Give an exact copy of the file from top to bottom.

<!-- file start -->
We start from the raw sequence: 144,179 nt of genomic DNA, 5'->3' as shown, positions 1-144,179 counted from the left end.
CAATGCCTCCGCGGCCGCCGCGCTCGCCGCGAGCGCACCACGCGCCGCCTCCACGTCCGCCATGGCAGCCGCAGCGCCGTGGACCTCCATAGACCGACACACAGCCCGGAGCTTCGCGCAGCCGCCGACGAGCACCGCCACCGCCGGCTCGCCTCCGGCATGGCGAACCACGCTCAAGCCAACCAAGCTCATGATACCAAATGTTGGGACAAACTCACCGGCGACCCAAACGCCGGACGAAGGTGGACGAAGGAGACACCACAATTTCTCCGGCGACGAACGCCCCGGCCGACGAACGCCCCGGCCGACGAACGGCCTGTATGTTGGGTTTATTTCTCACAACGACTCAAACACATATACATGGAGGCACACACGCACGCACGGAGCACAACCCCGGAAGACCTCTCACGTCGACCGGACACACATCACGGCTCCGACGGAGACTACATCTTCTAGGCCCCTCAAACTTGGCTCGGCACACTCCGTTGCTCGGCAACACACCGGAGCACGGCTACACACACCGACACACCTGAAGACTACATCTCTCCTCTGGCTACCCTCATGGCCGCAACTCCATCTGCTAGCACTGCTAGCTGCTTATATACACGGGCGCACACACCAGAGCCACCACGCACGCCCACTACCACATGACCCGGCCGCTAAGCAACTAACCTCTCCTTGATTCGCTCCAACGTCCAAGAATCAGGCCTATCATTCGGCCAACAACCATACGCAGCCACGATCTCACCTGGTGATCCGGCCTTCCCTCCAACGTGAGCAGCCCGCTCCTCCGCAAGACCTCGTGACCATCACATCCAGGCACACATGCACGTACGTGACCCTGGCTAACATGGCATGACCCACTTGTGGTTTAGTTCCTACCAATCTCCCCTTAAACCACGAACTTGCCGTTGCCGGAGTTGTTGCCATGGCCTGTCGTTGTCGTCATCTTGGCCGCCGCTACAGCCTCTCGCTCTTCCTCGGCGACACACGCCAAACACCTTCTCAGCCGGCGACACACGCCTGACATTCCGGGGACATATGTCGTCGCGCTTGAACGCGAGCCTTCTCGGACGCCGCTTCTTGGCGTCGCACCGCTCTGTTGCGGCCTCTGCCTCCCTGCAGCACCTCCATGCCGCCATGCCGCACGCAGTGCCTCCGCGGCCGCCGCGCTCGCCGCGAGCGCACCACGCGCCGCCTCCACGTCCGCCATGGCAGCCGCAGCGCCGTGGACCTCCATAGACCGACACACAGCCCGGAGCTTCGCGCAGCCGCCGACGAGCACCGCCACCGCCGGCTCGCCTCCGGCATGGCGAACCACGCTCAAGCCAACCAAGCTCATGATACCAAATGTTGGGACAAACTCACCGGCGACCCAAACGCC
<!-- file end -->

We start from the raw sequence: 144,179 nt of genomic DNA, 5'->3' as shown, positions 1-144,179 counted from the left end.
CAATGCCTCCGCGGCCGCCGCGCTCGCCGCGAGCGCACCACGCGCCGCCTCCACGTCCGCCATGGCAGCCGCAGCGCCGTGGACCTCCATAGACCGACACACAGCCCGGAGCTTCGCGCAGCCGCCGACGAGCACCGCCACCGCCGGCTCGCCTCCGGCATGGCGAACCACGCTCAAGCCAACCAAGCTCATGATACCAAATGTTGGGACAAACTCACCGGCGACCCAAACGCCGGACGAAGGTGGACGAAGGAGACACCACAATTTCTCCGGCGACGAACGCCCCGGCCGACGAACGCCCCGGCCGACGAACGGCCTGTATGTTGGGTTTATTTCTCACAACGACTCAAACACATATACATGGAGGCACACACGCACGCACGGAGCACAACCCCGGAAGACCTCTCACGTCGACCGGACACACATCACGGCTCCGACGGAGACTACATCTTCTAGGCCCCTCAAACTTGGCTCGGCACACTCCGTTGCTCGGCAACACACCGGAGCACGGCTACACACACCGACACACCTGAAGACTACATCTCTCCTCTGGCTACCCTCATGGCCGCAACTCCATCTGCTAGCACTGCTAGCTGCTTATATACACGGGCGCACACACCAGAGCCACCACGCACGCCCACTACCACATGACCCGGCCGCTAAGCAACTAACCTCTCCTTGATTCGCTCCAACGTCCAAGAATCAGGCCTATCATTCGGCCAACAACCATACGCAGCCACGATCTCACCTGGTGATCCGGCCTTCCCTCCAACGTGAGCAGCCCGCTCCTCCGCAAGACCTCGTGACCATCACATCCAGGCACACATGCACGTACGTGACCCTGGCTAACATGGCATGACCCACTTGTGGTTTAGTTCCTACCAATCTCCCCTTAAACCACGAACTTGCCGTTGCCGGAGTTGTTGCCATGGCCTGTCGTTGTCGTCATCTTGGCCGCCGCTACAGCCTCTCGCTCTTCCTCGGCGACACACGCCAAACACCTTCTCAGCCGGCGACACACGCCTGACATTCCGGGGACATATGTCGTCGCGCTTGAACGCGAGCCTTCTCGGACGCCGCTTCTTGGCGTCGCACCGCTCTGTTGCGGCCTCTGCCTCCCTGCAGCACCTCCATGCCGCCATGCCGCACGCAGTGCCTCCGCGGCCGCCGCGCTCGCCGCGAGCGCACCACGCGCCGCCTCCACGTCCGCCATGGCAGCCGCAGCGCCGTGGACCTCCATAGACCGACACACAGCCCGGAGCTTCGCGCAGCCGCCGACGAGCACCGCCACCGCCGGCTCGCCTCCGGCATGGCGAACCACGCTCAAGCCAACCAAGCTCATGATACCAAATGTTGGGACAAACTCACCGGCGACCCAAACGCC